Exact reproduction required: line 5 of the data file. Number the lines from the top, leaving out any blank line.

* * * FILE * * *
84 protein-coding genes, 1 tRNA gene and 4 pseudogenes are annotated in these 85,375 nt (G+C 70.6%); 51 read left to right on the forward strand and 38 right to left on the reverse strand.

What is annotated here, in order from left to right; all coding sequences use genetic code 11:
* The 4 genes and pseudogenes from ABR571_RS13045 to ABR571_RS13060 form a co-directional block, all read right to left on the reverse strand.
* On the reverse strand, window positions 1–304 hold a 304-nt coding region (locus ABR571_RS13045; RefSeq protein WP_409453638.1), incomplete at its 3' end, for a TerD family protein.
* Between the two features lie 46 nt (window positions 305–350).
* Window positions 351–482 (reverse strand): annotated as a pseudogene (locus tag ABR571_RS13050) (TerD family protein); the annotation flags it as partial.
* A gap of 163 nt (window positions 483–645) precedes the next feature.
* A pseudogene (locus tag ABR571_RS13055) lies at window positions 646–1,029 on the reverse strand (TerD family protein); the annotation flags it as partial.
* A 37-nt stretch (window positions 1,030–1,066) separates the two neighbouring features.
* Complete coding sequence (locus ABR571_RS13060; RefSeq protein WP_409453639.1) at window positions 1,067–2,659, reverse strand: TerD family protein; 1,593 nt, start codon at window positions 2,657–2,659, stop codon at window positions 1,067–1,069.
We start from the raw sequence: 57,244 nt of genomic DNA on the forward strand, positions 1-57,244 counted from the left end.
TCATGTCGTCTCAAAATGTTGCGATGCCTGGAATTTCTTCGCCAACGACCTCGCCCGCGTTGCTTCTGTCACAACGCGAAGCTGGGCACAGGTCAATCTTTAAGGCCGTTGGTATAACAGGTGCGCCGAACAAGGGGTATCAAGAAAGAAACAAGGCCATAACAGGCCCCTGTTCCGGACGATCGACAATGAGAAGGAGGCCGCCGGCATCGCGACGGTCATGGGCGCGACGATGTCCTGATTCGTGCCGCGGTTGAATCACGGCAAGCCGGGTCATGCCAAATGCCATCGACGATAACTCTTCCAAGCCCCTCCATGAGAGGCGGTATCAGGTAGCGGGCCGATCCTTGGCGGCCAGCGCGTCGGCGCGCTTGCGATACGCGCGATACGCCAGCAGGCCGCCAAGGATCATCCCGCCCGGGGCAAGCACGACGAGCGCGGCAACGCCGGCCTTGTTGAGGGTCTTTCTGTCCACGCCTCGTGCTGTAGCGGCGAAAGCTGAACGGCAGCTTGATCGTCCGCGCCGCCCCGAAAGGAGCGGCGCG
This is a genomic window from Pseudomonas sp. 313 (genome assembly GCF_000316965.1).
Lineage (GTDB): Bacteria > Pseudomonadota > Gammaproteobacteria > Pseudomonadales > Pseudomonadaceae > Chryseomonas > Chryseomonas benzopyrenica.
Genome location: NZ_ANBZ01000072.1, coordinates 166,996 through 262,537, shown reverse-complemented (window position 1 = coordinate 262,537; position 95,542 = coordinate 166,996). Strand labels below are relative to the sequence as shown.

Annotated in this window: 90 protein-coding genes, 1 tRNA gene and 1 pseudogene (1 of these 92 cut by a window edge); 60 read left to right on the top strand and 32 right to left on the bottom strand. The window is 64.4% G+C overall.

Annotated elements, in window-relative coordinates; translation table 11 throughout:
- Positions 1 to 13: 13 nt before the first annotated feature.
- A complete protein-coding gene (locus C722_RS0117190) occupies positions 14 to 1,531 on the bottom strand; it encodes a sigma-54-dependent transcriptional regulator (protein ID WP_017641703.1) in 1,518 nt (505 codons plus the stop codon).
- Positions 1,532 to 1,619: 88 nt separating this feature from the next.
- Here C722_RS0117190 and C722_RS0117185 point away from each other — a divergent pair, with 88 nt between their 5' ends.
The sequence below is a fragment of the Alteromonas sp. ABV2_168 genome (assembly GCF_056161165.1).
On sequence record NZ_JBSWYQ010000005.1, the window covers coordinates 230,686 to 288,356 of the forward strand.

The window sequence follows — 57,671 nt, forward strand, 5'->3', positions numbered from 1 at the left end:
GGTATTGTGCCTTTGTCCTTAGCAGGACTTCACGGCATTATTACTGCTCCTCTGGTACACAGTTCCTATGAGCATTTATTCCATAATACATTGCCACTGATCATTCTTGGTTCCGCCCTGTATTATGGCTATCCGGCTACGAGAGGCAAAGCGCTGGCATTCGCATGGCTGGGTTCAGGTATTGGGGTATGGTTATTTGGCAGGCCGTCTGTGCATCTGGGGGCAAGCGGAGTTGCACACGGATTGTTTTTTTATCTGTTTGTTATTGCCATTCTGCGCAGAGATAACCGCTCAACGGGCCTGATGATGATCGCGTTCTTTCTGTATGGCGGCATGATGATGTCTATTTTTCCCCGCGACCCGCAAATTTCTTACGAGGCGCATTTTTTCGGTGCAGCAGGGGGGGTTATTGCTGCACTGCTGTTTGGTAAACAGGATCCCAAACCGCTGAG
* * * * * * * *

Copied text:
* Between the two features lie 46 nt (window positions 305–350).